[This post was originally published on one of my blogs that is no longer live]
I’ve never been afraid to ask for help or to offer help to those who needed it. To pick the brain of those far more accomplished than myself, while giving them the opportunity to give back to someone just starting out.
It seems like a natural cycle. This cycle of giving and receiving. But, I don’t take it for granted. Because the knowledge and skills that people acquire over time don’t come without effort and investment.
Passing that investment over to a peer or a worthy apprentice is a personal gift.
When I was looking for a place to do my externship for culinary school, I knew exactly where I wanted to do it. And I drove 4 hours to New Hampshire, just to ask the owner if I could.
This was not an average bakery. It was one of those fine European pastry shops and what they were creating there exemplified what I wanted to achieve for myself as a Pastry Chef.
When I arrived, the owner was kind, modest, and hospitable, and gave me a grand tour of his impressive bakery. I think he knew I was a little awestruck because I remember he said, “Don’t look at us like we’re Gods; we just work hard and love what we do.”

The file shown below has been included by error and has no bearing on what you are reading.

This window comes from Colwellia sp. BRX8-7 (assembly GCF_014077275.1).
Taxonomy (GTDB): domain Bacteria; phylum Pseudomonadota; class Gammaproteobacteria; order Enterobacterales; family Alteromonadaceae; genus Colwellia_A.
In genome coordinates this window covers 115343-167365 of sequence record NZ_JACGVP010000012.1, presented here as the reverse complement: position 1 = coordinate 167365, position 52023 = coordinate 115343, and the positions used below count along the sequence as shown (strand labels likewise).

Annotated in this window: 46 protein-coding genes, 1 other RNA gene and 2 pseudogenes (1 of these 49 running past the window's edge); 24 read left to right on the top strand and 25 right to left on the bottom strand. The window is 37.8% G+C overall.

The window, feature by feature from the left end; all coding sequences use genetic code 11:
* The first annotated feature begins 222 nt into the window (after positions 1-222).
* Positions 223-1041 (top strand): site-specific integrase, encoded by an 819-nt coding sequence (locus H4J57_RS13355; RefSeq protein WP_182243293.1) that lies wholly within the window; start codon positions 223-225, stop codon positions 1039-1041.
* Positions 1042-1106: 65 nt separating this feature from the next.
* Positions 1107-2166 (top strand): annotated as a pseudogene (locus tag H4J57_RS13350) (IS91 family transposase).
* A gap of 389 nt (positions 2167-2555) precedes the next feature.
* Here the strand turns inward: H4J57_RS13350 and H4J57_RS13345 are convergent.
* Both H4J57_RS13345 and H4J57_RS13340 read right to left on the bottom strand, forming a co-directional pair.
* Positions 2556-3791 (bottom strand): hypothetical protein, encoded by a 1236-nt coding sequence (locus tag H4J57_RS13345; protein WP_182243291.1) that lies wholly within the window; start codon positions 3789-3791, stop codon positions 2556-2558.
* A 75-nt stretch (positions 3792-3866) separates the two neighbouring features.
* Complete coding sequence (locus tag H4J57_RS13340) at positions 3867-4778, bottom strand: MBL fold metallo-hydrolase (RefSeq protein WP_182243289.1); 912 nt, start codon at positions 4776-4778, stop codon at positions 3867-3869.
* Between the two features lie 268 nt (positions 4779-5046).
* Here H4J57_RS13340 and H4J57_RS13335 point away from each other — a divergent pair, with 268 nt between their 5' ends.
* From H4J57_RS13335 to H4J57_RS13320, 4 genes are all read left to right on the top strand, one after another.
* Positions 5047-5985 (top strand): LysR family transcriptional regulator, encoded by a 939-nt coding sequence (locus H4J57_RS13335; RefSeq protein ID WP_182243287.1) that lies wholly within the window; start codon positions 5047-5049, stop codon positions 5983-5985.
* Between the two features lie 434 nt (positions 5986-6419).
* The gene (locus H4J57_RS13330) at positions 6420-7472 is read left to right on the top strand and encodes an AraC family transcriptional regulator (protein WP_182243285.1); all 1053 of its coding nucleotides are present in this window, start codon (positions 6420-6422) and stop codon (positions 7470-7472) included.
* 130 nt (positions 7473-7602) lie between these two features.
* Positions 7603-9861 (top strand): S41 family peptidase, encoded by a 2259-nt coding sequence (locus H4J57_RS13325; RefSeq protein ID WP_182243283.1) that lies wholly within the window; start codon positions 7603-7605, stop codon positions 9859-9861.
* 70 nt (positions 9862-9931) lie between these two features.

Sadly, I never did end up externing there, even though he did offer me the opportunity. I took the easy way out, and externed at a local bakery.
<bows head in shame>
But, I did learn something that day about what it means to be a professional.
The presence of a pro can be intimidating, but they tend to remain humble about their craft because of the work and dedication that got them there. And because deep inside, they’re always students. Open to learning and to refining their craft even further.
I was reminded of this again when I read Turning Pro by Steven Pressfield.
“The professional refuses to be iconized. Not for selfish reasons, but because he knows how destructive the dynamic of iconization is to the iconizer. The pro will share his wisdom with other professionals – or with amateurs who are committed to becoming professionals.”
Staying grounded might be the most important thing to be aware of when giving or receiving support.
We may differ in background, education, and achievements. We have different strengths and weaknesses. But every difference is an opportunity to learn. When we use our differences to envy or iconize, belittle or condescend, then that opportunity begins to leave us.